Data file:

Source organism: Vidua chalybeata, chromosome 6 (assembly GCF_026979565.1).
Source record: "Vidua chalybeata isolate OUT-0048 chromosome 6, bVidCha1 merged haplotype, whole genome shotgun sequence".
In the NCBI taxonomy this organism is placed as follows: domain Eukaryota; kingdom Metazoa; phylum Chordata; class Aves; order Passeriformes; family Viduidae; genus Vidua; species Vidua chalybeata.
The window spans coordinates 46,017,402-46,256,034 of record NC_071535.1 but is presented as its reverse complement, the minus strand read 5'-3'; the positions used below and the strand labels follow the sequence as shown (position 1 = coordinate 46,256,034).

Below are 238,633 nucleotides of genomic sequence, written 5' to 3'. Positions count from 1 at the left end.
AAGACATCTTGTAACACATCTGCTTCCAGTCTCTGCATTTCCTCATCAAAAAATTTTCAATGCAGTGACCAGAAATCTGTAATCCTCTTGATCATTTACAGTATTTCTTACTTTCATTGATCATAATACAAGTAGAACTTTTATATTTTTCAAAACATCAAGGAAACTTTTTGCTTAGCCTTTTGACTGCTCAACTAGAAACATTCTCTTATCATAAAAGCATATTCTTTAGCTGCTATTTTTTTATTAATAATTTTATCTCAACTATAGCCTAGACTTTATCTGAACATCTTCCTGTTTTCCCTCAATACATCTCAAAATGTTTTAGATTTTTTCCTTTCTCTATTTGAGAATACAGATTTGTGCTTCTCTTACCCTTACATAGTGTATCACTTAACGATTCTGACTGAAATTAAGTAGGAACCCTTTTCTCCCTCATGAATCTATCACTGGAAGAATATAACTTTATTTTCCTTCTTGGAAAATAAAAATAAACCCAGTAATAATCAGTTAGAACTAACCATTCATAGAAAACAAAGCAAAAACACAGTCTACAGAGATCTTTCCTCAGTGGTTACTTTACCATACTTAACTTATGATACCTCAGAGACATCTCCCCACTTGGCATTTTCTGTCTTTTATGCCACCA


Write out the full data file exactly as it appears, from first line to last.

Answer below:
Source organism: Vidua chalybeata, chromosome 6 (assembly GCF_026979565.1).
Source record: "Vidua chalybeata isolate OUT-0048 chromosome 6, bVidCha1 merged haplotype, whole genome shotgun sequence".
In the NCBI taxonomy this organism is placed as follows: domain Eukaryota; kingdom Metazoa; phylum Chordata; class Aves; order Passeriformes; family Viduidae; genus Vidua; species Vidua chalybeata.
The window spans coordinates 46,017,402-46,256,034 of record NC_071535.1 but is presented as its reverse complement, the minus strand read 5'-3'; the positions used below and the strand labels follow the sequence as shown (position 1 = coordinate 46,256,034).

Below are 238,633 nucleotides of genomic sequence, written 5' to 3'. Positions count from 1 at the left end.
AAGACATCTTGTAACACATCTGCTTCCAGTCTCTGCATTTCCTCATCAAAAAATTTTCAATGCAGTGACCAGAAATCTGTAATCCTCTTGATCATTTACAGTATTTCTTACTTTCATTGATCATAATACAAGTAGAACTTTTATATTTTTCAAAACATCAAGGAAACTTTTTGCTTAGCCTTTTGACTGCTCAACTAGAAACATTCTCTTATCATAAAAGCATATTCTTTAGCTGCTATTTTTTTATTAATAATTTTATCTCAACTATAGCCTAGACTTTATCTGAACATCTTCCTGTTTTCCCTCAATACATCTCAAAATGTTTTAGATTTTTTCCTTTCTCTATTTGAGAATACAGATTTGTGCTTCTCTTACCCTTACATAGTGTATCACTTAACGATTCTGACTGAAATTAAGTAGGAACCCTTTTCTCCCTCATGAATCTATCACTGGAAGAATATAACTTTATTTTCCTTCTTGGAAAATAAAAATAAACCCAGTAATAATCAGTTAGAACTAACCATTCATAGAAAACAAAGCAAAAACACAGTCTACAGAGATCTTTCCTCAGTGGTTACTTTACCATACTTAACTTATGATACCTCAGAGACATCTCCCCACTTGGCATTTTCTGTCTTTTATGCCACCA